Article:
About Garden Flowers

It may seem challenging to create a garden of beautiful flowers that grows well and looks great, but once you learn the basics of garden flowers it's a snap. Knowing the facts about your soil and geography make choosing flowers for your garden an easy task.

About Garden Flowers
Bleeding heart; all photos by Nancy Yos
There is a nearly limitless range of flowers to choose from when planning a garden. But some work better than others, depending on variables such as rain, sun, heat and length of growing season. Knowing your climate zone and a little about the soil and micro-climates of your yard will help you choose beautiful plants that are right for your space.
Hardiness Zone
The United States Department of Agriculture has divided the North American continent (plus Hawaii) into 10 climate zones, based on lowest average winter temperatures in each zone. (See "Resources" below.) Knowing the hardiness zone where you live will help you sow annual flower seeds or buy young plants at the right time of the year (after all danger of frost is past). Knowledge about your hardiness zone also will help you choose perennial plants that can survive the winter in your area and come up again in spring.
Annuals and Perennials
Annuals are colorful, usually small flowering plants that, in all but the warmest climates, must be planted fresh every spring. Petunias, begonias, impatiens, pansies, marigolds and salvias are among the common annuals that will bloom until frost kills the plants. Perennials die down in fall but their roots survive and send out new shoots in spring. Easy to maintain and often native to the United States, perennials tend to be bigger but not as showy as annuals. They generally bloom only once a season. Coneflowers, Shasta daisies, Asiatic lilies and poppies are all examples of perennials.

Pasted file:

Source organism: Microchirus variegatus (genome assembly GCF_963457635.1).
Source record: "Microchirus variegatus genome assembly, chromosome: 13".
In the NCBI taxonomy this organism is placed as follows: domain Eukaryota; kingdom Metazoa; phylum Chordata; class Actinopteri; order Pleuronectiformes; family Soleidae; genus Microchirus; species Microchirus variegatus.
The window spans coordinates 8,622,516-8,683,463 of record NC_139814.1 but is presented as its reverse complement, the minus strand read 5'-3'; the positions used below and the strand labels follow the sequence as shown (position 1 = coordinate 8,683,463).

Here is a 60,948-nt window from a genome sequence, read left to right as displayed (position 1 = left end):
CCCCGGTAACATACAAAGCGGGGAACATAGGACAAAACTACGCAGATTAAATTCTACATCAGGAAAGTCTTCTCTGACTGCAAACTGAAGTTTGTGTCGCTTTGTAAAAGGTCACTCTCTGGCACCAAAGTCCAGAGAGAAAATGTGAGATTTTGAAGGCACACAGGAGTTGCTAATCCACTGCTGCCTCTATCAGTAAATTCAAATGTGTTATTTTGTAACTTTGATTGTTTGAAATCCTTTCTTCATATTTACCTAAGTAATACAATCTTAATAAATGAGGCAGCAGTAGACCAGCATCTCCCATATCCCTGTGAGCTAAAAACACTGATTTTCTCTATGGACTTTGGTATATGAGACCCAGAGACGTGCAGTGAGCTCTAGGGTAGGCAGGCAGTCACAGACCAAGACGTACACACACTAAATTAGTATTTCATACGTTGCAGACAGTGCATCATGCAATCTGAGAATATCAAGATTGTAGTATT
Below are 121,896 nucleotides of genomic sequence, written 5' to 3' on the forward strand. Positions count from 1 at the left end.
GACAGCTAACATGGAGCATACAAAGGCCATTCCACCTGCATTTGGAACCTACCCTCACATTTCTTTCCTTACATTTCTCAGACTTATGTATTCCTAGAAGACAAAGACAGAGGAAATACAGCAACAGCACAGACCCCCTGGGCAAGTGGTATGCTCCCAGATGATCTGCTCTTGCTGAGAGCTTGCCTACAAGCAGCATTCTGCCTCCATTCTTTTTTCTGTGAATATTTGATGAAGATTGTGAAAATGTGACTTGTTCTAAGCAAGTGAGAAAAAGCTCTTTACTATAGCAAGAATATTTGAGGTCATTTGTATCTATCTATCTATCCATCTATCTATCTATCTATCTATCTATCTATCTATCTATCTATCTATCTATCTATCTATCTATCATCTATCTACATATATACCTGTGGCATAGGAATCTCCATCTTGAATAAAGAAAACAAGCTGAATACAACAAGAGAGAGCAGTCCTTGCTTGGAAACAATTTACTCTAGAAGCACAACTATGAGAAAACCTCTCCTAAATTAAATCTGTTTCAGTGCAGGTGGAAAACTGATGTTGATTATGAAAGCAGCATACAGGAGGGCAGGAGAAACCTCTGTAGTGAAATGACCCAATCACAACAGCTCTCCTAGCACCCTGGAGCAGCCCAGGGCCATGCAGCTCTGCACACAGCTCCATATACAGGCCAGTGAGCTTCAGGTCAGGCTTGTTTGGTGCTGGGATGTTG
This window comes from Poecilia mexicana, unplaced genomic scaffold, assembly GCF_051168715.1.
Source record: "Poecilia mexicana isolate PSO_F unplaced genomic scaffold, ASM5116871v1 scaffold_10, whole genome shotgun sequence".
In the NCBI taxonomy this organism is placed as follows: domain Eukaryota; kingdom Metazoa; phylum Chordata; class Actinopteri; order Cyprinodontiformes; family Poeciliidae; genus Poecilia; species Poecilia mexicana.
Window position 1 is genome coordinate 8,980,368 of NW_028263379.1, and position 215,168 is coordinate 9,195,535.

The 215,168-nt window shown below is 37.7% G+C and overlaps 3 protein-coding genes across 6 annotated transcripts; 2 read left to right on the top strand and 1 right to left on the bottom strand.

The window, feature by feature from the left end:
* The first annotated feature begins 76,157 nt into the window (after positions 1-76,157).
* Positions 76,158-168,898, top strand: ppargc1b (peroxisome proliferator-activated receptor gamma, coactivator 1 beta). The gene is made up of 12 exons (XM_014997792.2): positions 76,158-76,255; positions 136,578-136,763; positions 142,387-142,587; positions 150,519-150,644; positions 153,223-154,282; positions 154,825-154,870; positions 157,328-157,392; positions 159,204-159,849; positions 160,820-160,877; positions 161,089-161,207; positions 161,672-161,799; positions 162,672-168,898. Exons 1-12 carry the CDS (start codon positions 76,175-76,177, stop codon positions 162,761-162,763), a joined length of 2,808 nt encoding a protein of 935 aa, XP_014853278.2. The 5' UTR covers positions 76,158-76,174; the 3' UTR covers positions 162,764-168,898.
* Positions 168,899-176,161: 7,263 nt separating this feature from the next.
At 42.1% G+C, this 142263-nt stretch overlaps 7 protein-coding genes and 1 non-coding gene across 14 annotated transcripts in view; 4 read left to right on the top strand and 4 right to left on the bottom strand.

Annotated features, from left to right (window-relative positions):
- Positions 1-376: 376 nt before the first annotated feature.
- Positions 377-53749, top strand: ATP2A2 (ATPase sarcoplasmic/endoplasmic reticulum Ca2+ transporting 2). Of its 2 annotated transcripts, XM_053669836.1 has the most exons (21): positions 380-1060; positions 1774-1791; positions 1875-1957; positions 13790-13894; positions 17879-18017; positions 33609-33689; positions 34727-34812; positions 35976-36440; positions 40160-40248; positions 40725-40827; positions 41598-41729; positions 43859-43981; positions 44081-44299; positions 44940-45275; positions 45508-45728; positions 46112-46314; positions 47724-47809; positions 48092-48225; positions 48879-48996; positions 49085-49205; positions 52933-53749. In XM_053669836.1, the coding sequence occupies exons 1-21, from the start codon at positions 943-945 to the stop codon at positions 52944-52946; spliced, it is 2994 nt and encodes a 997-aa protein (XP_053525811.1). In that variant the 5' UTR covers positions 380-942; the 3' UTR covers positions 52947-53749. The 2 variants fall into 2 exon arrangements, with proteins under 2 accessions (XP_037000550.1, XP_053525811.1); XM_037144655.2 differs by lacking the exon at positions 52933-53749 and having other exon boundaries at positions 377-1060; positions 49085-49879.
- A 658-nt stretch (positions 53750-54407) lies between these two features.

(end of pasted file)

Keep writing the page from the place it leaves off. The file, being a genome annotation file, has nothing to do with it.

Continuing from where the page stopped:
Spring Bulbs
The first color in your garden likely will come from spring bulbs, such as crocus, tulips, daffodils and jonquils. Bulbs should be planted in fall to bloom the next spring. Don't plant bulbs too deep-- bout 4 or 5 inches is enough. After the flowers finish blooming, leave the green growth alone. The leaves are the source of food for the bulbs' rejuvenation next year. When the leaves yellow, you may remove them.
Microclimates and Soil
Your yard is full of microclimates--small sections whose varying amounts of sunlight, rainfall and wind protection will affect plant growth. A shady corner will be good for lily of the valley. A sunny yard partly sheltered by a tree will keep a patch of soil dry enough for lavender. Average garden soil will do for most plants, but very rich soil will promote annuals' leaf growth at the expense of flower production. Roses demand bright sunshine and very good soil.
Growing Season
It's a challenge to keep the garden colorful for an entire growing season. By August, many perennials are finished, and tired annuals look "leggy"--a bit long-limbed and scraggly. Bright geraniums help; if they are in pots, move these around to accent the garden's bare spots. Mums and autumn crocuses, planted in spring, also will lend color in late summer and into fall.
Unusual choices
Unusual flowers will make your garden stand out. Bleeding heart, love in the mist, and stock are all interesting old-fashioned choices. Corn or kaffir lilies are unique, as are unusual shrubs like bottlebrush or flowering maple.
The Complete Garden Flower Book: Annuals, Perennials, Bulbs, Shrubs, Climbers; Murdoch Books; 2001
USDA plant hardiness zone map
U.S. National Arboretum photo gallery

Image Reference - About Garden Flowers